While most manufacturers are paring down their laptops to Ultrabook proportions, Alienware’s M17x R4 looms at the other end of the scale. This giant will spill over the edges of the average lap, comes with a 17.3in Full HD screen, and houses a super fast graphics card. And also uses the first Ivy Bridge laptop processor.
The quad-core Core i7-3610QM is a 45W CPU with a nominal 2.3GHz clock speed that Turbo Boosts up to 3.3GHz. As with all the new Ivy Bridge parts, the die shrink to 22nm combines with Intel’s Tri-Gate transistors to provide even more performance per Watt. The integrated GPU has been upgraded to the HD Graphics 4000, which adds DirectX 11 support and an extra four execution units to bring the total up to 16.
Tasked with the challenge of our Real World Benchmarks suite, the new Ivy Bridge hardware teamed up with the M17x R4’s 64GB Samsung PM830 SSD and 8GB of DDR3 RAM to produce a scorching result of 0.94. By comparison, the Samsung Series 7 Gamer, with its 2.2GHz Sandy Bridge Core i7-2670QM, scored 0.84. The Alienware is only 6% slower than our reference desktop PC, powered by a Sandy Bridge Core i7-2600K. It’s a stunning achievement, even more so when you consider the Alienware’s performance in the media encoding portion of our benchmarks, where it proved quicker than the desktop PC.
Gaming isn’t bad either. The Alienware comes with a top-end AMD Radeon HD 7970M, which we’ll come to in a moment, but first we disabled that to test the processor’s integrated graphics. With Crysis running at 1366 x 768 and Low quality, it managed an average of 43fps, 25% faster than the HD Graphics 3000. At 1600 x 900 and Medium quality that dropped to 22fps. Given that Ivy Bridge’s Crysis performance is almost on a par with AMD’s new Trinity platform, AMD will have to work hard to remain price competitive.
Of course, on this laptop you won’t be gaming using the processor, as the AMD GPU is a beast: with 1280 pixel shaders and 2GB of RAM it tore through Crysis, pushing an average of 42fps at Full HD and High quality. Only at Very High did it drop below 40fps, finishing with a final average of 35fps.
That’s superb, but it means we can’t properly test Ivy Bridge’s efficiency with this laptop. The CPU certainly runs cool – we never saw the core temperatures exceed 83°C, even after running at 100% load for several hours. But that huge 17.3in display and the high-performance components take their toll on battery life. The M17x R4 ran dry after only 3hrs 2mins in our light-use test, and taxing the CPU with our looping Cinebench test saw the Alienware expire after only 1hr 10mins. We’ll have to wait for the first Ultrabook to see if Ivy Bridge can really deliver on its promises.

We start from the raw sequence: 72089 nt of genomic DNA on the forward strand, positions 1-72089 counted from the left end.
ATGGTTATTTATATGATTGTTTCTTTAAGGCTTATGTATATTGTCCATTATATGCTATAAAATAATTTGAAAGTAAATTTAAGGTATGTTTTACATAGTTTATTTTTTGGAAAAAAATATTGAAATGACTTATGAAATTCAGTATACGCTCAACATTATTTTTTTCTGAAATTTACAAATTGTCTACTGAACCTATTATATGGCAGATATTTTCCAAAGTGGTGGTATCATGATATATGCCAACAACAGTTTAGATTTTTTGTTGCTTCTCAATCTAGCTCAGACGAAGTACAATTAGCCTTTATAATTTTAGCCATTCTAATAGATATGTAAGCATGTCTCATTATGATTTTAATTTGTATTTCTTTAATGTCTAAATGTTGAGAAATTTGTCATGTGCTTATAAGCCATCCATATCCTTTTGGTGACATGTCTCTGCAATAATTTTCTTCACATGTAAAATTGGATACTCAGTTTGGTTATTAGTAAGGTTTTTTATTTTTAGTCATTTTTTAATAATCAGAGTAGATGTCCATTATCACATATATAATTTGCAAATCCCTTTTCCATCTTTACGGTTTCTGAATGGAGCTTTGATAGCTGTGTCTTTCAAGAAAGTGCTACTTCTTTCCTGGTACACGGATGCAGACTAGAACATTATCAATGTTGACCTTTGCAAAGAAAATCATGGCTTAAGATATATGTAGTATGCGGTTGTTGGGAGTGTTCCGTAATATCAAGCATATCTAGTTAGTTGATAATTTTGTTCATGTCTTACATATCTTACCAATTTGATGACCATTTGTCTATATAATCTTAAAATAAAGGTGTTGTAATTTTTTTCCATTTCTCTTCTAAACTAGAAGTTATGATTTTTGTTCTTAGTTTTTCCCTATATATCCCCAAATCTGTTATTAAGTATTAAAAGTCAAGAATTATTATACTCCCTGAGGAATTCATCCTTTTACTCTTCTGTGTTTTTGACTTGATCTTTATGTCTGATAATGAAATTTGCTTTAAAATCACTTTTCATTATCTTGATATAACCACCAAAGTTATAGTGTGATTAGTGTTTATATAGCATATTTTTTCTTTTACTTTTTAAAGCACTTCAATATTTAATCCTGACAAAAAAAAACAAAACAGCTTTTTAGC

Built like a tank
Physically, this is very much an Alienware laptop. The AlienFX lighting array can illuminate the laptop in multiple colours or be switched off completely, so the M17x R4 can gently glow or adopt all the subtlety of an Ibiza nightclub. It’s entirely up to you.
The thick, contoured body has an air of brutishness, but there’s one downside to the bomb-proof construction: it’s almost impossible to carry with one hand, tipping the scales at a massive 4.37kg.
That bulk, however, proves the perfect ally for the high-end components within, leaving plenty of room for sizeable internal heatsinks, large twin exhausts and a pair of internal 2.5in hard drive bays. Those rear exhausts aren’t only for effect, either – they provide the processor and GPU each with dedicated cooling, so temperatures remain reasonable even when they’re both flat out.
With the GPU cooled by a triple heatpipe and the CPU by a dual heatpipe arrangement, the Alienware brushes off the demands of all-day gaming effortlessly. The only downside is noise – push it flat out and both fans spin up to intrusive levels.
Fire up one of the latest titles, such as Diablo III, and the Alienware delivers a full-bodied, luscious experience. Our model came with the Full HD 17.3in display option, and while colours are a little cold, the 621:1 contrast ratio and 298cd/m2 brightness are plenty to make games pop off the screen.
With Klipsch speakers firing out of the glowing front grilles, audio is crisp, detailed and underpinned by only enough bass to make us hesitate before reaching for the headphones.
The backlit keyboard has a delightful soft-touch feel under the finger, and the keys have plenty of travel, and a cushioned break at the end of the stroke. While few gamers will use the touchpad, it’s equally good. The discrete buttons are welcome, and the wide touch area provides lag-free cursor control and responsive two-fingered pinching and scrolling.
Around the huge chassis you’ll see acres of space for connectivity. With four USB 3 ports, HDMI 1.4, mini-DisplayPort, D-SUB, Gigabit Ethernet, an SD card reader, an optical digital output, headphone and microphone jacks, and a dedicated headset output, there’s nothing missing. If we have one quibble, it’s with the single-band 802.11n Centrino chipset, which seems out of place on such a high-end laptop. We’d pay the extra $65 for the Killer Wireless-N upgrade with its triple stream and dual-band support.
Indeed, the sheer level of customisation on offer is astonishing. The base model starts at $2199, and it’s easy to send the price soaring over $6500 by adding faster CPUs, hard drive setups, RAID arrays and SSD boot drives; by swapping the AMD or Nvidia graphics; or by upgrading to a 120Hz 3D-capable, display. This is one flexible beast.